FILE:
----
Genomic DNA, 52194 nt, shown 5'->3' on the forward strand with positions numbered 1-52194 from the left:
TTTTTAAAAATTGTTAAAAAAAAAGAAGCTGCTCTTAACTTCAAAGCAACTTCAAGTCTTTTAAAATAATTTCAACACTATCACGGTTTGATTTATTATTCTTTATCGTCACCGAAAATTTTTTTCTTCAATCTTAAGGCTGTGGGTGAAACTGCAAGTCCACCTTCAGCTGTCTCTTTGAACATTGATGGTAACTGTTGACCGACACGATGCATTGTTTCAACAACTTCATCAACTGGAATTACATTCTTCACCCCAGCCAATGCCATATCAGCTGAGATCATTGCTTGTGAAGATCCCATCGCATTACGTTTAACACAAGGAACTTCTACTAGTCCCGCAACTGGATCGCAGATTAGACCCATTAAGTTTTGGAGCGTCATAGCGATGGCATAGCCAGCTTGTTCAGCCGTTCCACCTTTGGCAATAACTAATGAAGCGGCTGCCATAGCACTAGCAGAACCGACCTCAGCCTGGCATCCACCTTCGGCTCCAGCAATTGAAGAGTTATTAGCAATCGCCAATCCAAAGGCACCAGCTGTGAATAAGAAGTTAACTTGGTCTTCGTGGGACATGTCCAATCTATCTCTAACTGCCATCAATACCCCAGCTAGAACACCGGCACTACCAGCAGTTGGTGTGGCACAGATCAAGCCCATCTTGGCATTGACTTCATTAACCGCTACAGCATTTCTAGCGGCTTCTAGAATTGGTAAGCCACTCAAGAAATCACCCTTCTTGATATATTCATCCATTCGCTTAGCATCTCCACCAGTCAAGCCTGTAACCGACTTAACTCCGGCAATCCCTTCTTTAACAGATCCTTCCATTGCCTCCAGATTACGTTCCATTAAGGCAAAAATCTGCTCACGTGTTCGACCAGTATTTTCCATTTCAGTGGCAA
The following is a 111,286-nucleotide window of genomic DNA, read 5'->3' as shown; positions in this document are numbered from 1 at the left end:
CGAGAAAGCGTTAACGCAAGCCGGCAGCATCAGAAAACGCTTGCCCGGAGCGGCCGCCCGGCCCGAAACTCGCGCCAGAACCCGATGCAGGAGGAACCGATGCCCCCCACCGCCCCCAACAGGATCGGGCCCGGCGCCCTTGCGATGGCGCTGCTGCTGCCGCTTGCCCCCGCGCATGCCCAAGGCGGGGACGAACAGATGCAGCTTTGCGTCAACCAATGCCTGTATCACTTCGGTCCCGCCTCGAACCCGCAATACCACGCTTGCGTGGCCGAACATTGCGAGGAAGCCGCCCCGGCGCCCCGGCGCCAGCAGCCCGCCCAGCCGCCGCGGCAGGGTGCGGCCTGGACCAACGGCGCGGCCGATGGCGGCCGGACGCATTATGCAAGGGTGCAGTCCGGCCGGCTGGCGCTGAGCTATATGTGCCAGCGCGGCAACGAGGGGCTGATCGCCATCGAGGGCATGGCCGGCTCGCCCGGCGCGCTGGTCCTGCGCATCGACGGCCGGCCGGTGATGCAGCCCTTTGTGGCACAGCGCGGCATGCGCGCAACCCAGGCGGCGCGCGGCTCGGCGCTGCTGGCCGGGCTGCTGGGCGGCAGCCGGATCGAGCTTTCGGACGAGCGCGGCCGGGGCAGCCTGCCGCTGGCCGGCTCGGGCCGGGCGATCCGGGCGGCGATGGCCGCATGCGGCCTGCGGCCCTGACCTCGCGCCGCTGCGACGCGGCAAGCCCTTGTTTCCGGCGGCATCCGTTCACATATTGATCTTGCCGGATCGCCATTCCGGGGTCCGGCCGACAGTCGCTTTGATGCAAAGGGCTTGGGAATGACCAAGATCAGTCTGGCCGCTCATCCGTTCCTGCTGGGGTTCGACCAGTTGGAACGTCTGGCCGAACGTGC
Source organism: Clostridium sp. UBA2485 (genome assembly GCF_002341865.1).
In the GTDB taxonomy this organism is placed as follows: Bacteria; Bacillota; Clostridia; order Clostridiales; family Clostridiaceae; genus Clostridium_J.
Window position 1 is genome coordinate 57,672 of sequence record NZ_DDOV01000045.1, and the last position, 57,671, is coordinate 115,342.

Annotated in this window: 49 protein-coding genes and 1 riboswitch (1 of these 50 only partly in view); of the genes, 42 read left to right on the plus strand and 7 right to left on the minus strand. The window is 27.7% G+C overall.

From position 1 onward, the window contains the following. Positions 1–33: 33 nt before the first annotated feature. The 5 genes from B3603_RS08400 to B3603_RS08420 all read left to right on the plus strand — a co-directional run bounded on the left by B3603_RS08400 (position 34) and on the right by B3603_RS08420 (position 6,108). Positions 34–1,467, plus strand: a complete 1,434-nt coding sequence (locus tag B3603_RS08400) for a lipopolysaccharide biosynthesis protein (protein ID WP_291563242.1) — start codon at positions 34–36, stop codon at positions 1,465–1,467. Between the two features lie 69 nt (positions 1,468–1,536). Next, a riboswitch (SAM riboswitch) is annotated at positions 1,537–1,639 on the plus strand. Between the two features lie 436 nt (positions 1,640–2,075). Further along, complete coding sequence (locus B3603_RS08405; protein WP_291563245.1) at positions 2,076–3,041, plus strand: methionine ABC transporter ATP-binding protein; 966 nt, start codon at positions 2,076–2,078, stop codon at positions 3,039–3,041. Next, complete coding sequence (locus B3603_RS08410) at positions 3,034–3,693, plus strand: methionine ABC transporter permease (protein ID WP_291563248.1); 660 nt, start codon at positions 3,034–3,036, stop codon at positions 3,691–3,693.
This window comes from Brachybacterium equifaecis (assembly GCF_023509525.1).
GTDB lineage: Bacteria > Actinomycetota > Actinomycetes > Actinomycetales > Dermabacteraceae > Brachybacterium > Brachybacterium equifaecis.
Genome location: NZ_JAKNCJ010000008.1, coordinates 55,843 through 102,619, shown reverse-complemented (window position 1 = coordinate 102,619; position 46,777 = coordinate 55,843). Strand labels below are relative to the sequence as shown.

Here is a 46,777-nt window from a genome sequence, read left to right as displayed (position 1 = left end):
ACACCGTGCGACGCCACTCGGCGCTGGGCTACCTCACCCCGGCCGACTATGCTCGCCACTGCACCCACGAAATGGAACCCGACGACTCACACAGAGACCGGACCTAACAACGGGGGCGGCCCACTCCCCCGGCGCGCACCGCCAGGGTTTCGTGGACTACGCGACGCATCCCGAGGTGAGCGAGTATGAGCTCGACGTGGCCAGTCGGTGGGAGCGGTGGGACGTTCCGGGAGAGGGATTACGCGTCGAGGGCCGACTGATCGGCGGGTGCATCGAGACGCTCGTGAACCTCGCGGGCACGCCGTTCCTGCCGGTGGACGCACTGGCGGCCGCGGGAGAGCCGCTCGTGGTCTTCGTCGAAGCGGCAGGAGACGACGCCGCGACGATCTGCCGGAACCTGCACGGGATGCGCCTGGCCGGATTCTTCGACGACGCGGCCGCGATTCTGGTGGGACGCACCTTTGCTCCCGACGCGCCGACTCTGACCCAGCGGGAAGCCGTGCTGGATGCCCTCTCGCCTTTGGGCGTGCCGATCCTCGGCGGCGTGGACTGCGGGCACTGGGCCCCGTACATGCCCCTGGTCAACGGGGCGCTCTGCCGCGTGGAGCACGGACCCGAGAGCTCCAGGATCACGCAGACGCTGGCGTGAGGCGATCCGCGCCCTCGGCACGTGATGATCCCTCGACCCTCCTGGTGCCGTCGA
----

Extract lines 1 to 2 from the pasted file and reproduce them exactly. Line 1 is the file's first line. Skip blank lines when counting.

Genomic DNA, 52194 nt, shown 5'->3' on the forward strand with positions numbered 1-52194 from the left:
TTTTTAAAAATTGTTAAAAAAAAAGAAGCTGCTCTTAACTTCAAAGCAACTTCAAGTCTTTTAAAATAATTTCAACACTATCACGGTTTGATTTATTATTCTTTATCGTCACCGAAAATTTTTTTCTTCAATCTTAAGGCTGTGGGTGAAACTGCAAGTCCACCTTCAGCTGTCTCTTTGAACATTGATGGTAACTGTTGACCGACACGATGCATTGTTTCAACAACTTCATCAACTGGAATTACATTCTTCACCCCAGCCAATGCCATATCAGCTGAGATCATTGCTTGTGAAGATCCCATCGCATTACGTTTAACACAAGGAACTTCTACTAGTCCCGCAACTGGATCGCAGATTAGACCCATTAAGTTTTGGAGCGTCATAGCGATGGCATAGCCAGCTTGTTCAGCCGTTCCACCTTTGGCAATAACTAATGAAGCGGCTGCCATAGCACTAGCAGAACCGACCTCAGCCTGGCATCCACCTTCGGCTCCAGCAATTGAAGAGTTATTAGCAATCGCCAATCCAAAGGCACCAGCTGTGAATAAGAAGTTAACTTGGTCTTCGTGGGACATGTCCAATCTATCTCTAACTGCCATCAATACCCCAGCTAGAACACCGGCACTACCAGCAGTTGGTGTGGCACAGATCAAGCCCATCTTGGCATTGACTTCATTAACCGCTACAGCATTTCTAGCGGCTTCTAGAATTGGTAAGCCACTCAAGAAATCACCCTTCTTGATATATTCATCCATTCGCTTAGCATCTCCACCAGTCAAGCCTGTAACCGACTTAACTCCGGCAATCCCTTCTTTAACAGATCCTTCCATTGCCTCCAGATTACGTTCCATTAAGGCAAAAATCTGCTCACGTGTTCGACCAGTATTTTCCATTTCAGTGGCAA